A study has found that blocking a receptor in the brain responsible for regulating immune cells could protect against the memory and behaviour changes seen in the progression of Alzheimer’s disease.
It was originally thought that Alzheimer’s disease disturbs the brain’s immune response, but this latest study, published in the journal Brain, adds to evidence that inflammation in the brain can in fact drive the development of the disease. The findings suggest that by reducing this inflammation, progression of the disease could be halted.
The team hopes the discovery will lead to an effective new treatment for the disease, for which there is currently no cure.
The researchers used tissue samples from healthy brains and those with Alzheimer’s, both of the same age. The researchers counted the numbers of a particular type of immune cell, known as microglia, in the samples and found that these were more numerous in the brains with Alzheimer’s disease. In addition, the activity of the molecules regulating the numbers of microglia correlated with the severity of the disease.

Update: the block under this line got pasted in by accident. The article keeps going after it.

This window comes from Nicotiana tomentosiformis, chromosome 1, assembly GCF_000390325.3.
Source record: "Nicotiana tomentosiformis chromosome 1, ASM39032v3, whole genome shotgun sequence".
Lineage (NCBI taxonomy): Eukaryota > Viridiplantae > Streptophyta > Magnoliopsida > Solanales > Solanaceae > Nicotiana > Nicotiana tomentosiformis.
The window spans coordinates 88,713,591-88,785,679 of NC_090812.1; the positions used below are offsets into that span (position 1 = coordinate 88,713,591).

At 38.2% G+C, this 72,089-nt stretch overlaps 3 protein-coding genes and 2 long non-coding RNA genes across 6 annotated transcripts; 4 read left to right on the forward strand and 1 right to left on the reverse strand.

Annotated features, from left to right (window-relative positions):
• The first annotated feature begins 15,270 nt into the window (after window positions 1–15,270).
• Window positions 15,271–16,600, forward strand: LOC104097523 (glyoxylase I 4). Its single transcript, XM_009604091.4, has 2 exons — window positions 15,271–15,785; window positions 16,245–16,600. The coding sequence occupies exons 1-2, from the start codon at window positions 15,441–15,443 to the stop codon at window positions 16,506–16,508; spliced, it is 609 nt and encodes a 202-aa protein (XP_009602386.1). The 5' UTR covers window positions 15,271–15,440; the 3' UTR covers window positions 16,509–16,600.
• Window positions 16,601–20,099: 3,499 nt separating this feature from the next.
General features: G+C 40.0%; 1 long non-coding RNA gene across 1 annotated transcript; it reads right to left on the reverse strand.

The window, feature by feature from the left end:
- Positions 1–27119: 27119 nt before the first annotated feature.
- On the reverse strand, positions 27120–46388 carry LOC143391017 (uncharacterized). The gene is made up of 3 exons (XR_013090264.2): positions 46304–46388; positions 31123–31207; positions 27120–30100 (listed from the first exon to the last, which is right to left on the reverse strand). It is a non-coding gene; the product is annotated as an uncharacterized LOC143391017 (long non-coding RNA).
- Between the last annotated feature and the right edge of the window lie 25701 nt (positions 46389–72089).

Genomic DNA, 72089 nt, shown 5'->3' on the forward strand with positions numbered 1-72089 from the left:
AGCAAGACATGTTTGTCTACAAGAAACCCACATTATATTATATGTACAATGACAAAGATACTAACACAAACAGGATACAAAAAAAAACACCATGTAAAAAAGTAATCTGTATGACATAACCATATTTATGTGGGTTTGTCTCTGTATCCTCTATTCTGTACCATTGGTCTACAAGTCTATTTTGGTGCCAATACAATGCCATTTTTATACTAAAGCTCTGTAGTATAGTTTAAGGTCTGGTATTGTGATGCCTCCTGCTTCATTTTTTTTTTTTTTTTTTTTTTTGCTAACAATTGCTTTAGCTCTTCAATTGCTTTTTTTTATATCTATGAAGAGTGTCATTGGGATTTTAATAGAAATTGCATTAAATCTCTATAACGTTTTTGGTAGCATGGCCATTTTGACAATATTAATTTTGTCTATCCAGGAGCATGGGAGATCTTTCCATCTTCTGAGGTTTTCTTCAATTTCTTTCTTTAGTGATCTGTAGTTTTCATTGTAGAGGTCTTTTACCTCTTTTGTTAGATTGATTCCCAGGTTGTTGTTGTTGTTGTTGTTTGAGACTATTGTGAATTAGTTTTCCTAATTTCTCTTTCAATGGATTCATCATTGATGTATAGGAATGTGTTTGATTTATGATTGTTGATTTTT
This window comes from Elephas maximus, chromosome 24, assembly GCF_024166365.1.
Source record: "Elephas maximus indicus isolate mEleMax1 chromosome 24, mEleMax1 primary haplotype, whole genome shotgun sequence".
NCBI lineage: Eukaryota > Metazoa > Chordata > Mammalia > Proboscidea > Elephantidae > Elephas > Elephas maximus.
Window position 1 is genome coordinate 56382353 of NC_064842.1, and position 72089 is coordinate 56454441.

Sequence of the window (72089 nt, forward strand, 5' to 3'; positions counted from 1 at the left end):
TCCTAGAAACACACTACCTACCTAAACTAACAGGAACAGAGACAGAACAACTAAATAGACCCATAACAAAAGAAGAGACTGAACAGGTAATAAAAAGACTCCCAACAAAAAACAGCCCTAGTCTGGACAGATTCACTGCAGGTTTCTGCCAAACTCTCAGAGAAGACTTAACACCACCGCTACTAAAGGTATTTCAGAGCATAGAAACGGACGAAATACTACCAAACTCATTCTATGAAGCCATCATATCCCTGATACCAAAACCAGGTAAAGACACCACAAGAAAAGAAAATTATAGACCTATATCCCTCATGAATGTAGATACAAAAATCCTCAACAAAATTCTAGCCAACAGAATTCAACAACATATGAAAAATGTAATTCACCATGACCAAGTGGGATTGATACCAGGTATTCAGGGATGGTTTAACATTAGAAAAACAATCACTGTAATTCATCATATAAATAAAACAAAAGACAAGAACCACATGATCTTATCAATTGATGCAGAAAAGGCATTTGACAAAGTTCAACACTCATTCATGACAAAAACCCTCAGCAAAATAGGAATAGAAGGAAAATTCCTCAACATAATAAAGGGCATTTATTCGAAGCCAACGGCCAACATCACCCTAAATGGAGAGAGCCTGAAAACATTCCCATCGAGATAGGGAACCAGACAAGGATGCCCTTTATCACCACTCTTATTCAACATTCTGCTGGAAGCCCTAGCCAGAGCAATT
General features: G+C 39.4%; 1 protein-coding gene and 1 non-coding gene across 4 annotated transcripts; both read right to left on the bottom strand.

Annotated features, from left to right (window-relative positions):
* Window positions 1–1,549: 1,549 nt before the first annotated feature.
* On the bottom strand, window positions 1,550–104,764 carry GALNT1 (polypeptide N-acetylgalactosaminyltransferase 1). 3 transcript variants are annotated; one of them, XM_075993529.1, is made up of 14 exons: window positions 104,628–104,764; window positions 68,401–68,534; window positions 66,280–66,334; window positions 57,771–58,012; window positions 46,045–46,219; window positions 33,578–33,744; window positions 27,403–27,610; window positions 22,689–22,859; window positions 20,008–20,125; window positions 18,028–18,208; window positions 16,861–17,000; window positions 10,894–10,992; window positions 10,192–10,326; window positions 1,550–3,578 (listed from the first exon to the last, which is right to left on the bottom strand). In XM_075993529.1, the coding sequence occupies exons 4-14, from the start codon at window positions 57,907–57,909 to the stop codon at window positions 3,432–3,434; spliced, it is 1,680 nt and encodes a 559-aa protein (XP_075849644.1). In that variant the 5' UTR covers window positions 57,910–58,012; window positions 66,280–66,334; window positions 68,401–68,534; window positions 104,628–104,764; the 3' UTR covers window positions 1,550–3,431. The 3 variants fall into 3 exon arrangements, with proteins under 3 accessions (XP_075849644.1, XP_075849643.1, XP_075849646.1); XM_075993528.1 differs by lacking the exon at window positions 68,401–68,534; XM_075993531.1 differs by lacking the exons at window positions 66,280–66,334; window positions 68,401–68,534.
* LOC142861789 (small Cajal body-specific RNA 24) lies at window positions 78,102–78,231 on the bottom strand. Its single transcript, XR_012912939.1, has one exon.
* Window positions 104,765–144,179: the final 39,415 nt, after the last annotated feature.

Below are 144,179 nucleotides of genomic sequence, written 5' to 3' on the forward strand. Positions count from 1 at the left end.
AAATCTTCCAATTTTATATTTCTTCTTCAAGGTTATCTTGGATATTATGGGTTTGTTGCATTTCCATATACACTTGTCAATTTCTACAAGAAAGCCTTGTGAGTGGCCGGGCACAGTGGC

The researchers then studied these same immune cells in mice which had been bred to develop features of Alzheimer’s. They wanted to find out whether blocking the receptor responsible for regulating microglia, known as CSF1R, could improve cognitive skills. They gave the mice oral doses of an inhibitor that blocks CSF1R and found that it could prevent the rise in microglia numbers seen in untreated mice as the disease progressed. In addition, the inhibitor prevented the loss of communication points between the nerve cells in the brain associated with Alzheimer’s, and the treated mice demonstrated fewer memory and behavioural problems compared with the untreated mice.
Importantly, the team found the healthy number of microglia needed to maintain normal immune function in the brain was maintained, suggesting the blocking of CSF1R only reduces excess microglia.
Source: University of Southampton